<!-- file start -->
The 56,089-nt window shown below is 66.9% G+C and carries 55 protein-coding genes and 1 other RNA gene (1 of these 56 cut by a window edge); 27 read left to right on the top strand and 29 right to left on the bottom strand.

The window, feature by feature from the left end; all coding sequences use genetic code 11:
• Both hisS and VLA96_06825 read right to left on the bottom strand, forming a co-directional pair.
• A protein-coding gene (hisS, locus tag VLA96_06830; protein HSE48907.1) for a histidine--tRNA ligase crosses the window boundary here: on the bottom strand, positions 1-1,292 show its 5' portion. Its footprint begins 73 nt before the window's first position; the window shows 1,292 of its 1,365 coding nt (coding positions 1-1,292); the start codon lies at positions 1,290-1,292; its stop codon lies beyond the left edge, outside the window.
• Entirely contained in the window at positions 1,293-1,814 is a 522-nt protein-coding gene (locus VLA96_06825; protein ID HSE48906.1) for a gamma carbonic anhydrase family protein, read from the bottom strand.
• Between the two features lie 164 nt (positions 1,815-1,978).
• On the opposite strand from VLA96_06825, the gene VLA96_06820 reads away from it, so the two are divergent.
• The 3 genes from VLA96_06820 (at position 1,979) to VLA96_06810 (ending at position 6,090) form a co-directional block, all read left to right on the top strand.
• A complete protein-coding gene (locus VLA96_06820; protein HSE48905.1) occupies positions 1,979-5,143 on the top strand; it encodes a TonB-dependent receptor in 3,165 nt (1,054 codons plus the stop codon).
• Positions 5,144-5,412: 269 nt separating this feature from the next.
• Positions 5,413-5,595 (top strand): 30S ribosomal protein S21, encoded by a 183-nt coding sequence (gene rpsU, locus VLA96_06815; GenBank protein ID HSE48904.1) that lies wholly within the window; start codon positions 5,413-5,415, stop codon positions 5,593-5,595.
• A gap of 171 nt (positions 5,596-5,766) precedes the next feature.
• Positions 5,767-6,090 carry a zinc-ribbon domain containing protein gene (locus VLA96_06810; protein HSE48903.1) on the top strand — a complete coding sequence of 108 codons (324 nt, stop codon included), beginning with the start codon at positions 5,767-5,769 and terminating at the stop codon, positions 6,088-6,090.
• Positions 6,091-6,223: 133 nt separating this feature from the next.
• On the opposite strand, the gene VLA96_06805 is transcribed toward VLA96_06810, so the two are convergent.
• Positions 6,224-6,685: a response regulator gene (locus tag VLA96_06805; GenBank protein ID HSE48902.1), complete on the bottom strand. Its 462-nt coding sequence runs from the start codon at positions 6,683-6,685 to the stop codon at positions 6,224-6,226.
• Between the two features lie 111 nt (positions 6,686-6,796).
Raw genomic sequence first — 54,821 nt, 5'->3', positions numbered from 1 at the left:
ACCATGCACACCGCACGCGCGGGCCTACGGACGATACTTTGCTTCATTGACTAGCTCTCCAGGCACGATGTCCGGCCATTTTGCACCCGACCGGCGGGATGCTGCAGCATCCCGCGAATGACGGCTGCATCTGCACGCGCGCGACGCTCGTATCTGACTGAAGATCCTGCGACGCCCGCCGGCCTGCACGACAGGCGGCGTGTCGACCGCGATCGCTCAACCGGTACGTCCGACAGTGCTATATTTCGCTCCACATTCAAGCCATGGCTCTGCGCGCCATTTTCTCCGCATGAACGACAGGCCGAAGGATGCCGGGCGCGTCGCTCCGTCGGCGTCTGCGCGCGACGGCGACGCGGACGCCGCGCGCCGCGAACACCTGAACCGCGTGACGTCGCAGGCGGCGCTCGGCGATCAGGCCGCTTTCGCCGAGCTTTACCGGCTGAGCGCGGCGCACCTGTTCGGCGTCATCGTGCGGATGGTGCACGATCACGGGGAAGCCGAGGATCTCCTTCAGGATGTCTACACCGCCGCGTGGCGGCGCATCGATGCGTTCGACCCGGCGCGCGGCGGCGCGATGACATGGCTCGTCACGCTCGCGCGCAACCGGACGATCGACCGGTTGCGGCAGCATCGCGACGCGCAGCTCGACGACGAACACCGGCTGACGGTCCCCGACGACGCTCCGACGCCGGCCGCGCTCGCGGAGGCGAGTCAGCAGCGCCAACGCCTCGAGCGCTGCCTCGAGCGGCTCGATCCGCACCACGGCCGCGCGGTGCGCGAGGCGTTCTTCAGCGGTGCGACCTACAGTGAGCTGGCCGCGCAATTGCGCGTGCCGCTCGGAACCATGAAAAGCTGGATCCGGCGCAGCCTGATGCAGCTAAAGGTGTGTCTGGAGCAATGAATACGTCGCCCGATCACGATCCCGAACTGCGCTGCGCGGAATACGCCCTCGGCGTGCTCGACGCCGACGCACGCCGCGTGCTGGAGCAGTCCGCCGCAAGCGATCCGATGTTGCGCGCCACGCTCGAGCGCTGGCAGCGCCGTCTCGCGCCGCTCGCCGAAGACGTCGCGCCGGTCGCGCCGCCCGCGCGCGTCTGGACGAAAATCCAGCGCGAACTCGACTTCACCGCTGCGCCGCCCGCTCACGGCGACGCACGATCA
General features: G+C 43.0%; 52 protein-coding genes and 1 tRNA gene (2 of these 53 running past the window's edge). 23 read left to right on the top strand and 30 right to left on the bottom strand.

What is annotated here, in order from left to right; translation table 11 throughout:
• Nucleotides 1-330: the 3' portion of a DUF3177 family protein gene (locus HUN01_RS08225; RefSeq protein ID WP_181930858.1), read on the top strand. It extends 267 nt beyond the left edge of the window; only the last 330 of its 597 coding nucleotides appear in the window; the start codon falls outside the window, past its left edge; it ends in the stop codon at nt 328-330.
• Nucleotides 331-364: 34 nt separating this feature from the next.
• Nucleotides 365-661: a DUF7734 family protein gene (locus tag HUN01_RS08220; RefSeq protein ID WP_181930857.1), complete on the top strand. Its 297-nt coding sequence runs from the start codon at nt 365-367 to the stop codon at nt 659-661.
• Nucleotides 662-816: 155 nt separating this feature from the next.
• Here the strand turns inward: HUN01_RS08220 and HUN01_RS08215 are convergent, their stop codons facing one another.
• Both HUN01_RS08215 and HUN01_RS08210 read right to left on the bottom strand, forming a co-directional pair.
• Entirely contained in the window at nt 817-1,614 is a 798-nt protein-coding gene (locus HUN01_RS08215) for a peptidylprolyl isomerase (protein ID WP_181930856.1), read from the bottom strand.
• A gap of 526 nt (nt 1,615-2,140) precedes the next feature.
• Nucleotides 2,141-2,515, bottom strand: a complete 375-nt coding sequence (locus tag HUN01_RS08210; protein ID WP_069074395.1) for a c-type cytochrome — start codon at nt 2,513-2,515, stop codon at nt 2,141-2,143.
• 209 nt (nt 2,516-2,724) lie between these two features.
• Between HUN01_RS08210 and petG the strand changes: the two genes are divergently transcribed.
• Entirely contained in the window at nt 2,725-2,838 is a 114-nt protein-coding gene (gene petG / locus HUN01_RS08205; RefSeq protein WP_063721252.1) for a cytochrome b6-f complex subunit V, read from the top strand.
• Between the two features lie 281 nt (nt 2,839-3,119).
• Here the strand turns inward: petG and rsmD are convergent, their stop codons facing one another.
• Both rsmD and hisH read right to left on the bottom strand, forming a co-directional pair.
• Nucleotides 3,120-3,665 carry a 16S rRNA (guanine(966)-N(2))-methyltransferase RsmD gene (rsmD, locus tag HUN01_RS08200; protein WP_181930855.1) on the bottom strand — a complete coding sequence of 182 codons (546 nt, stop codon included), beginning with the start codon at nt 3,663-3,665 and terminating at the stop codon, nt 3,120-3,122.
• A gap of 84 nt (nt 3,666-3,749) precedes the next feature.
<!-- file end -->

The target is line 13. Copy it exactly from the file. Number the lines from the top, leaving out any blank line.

• Positions 5,767-6,090 carry a zinc-ribbon domain containing protein gene (locus VLA96_06810; protein HSE48903.1) on the top strand — a complete coding sequence of 108 codons (324 nt, stop codon included), beginning with the start codon at positions 5,767-5,769 and terminating at the stop codon, positions 6,088-6,090.